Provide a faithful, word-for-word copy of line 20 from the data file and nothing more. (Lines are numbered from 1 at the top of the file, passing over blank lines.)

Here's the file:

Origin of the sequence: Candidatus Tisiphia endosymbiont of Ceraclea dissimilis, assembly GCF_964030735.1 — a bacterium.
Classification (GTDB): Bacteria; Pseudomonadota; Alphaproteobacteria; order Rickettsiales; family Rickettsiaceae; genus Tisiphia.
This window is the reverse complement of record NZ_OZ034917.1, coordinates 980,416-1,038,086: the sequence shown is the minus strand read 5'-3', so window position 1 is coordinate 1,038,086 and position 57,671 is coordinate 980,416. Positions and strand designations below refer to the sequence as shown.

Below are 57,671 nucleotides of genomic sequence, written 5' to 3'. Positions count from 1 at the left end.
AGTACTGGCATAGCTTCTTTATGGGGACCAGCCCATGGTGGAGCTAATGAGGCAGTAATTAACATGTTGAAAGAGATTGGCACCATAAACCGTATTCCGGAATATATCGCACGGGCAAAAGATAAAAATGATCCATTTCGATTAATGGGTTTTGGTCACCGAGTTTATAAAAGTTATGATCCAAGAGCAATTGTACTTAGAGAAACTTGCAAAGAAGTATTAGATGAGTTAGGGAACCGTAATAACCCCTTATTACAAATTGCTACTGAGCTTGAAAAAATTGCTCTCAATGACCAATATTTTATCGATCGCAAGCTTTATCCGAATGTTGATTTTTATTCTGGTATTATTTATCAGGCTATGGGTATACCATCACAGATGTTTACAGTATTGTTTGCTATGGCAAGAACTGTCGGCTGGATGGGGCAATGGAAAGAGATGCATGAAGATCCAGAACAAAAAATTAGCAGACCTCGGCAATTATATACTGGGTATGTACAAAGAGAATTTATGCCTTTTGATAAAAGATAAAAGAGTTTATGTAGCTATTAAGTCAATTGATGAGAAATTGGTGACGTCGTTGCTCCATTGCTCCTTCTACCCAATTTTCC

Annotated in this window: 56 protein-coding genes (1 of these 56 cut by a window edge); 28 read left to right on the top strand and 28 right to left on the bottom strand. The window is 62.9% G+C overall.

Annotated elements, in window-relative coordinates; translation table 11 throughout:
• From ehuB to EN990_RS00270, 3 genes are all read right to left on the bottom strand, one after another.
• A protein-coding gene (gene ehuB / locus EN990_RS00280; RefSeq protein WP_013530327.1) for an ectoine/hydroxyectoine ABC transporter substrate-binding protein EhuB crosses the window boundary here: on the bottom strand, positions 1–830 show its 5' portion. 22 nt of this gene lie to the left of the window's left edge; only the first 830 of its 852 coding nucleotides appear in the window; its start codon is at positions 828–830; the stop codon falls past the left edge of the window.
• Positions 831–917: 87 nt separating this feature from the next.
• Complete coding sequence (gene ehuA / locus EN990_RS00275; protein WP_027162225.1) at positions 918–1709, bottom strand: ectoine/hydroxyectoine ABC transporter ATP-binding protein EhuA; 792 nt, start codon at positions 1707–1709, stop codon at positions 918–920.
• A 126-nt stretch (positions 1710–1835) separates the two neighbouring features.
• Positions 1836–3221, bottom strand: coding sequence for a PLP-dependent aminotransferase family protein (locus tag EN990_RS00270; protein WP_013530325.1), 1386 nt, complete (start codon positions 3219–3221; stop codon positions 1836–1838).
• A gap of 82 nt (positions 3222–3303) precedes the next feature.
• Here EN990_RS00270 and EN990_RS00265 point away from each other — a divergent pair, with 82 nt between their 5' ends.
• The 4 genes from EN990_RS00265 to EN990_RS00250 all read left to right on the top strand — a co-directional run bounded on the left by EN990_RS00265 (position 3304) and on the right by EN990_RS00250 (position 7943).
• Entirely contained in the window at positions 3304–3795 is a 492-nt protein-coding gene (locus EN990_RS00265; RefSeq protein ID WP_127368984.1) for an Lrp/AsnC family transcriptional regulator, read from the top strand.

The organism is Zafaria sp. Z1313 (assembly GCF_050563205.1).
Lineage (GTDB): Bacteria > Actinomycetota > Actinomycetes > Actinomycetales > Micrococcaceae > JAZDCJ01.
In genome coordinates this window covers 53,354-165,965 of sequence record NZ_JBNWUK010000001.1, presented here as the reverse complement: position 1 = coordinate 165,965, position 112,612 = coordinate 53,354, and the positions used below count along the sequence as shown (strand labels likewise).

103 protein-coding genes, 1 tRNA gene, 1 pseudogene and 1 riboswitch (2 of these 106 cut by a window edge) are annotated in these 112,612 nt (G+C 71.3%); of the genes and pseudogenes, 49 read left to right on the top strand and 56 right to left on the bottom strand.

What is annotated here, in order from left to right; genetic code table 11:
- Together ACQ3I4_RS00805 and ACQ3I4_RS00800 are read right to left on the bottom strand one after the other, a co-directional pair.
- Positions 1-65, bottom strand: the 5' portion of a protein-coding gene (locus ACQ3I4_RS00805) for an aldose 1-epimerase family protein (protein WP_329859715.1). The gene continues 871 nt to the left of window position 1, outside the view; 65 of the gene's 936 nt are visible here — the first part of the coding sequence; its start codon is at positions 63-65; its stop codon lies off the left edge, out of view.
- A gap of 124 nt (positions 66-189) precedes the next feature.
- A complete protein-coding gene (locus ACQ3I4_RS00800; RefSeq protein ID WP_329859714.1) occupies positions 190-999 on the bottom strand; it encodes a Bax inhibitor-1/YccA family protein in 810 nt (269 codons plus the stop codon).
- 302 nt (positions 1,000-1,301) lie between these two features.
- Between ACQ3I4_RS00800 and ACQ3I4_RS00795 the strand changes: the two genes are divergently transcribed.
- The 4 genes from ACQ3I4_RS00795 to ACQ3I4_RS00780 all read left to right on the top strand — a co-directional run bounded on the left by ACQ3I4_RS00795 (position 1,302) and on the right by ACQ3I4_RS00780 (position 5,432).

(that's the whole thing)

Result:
In genome coordinates this window covers 53,354-165,965 of sequence record NZ_JBNWUK010000001.1, presented here as the reverse complement: position 1 = coordinate 165,965, position 112,612 = coordinate 53,354, and the positions used below count along the sequence as shown (strand labels likewise).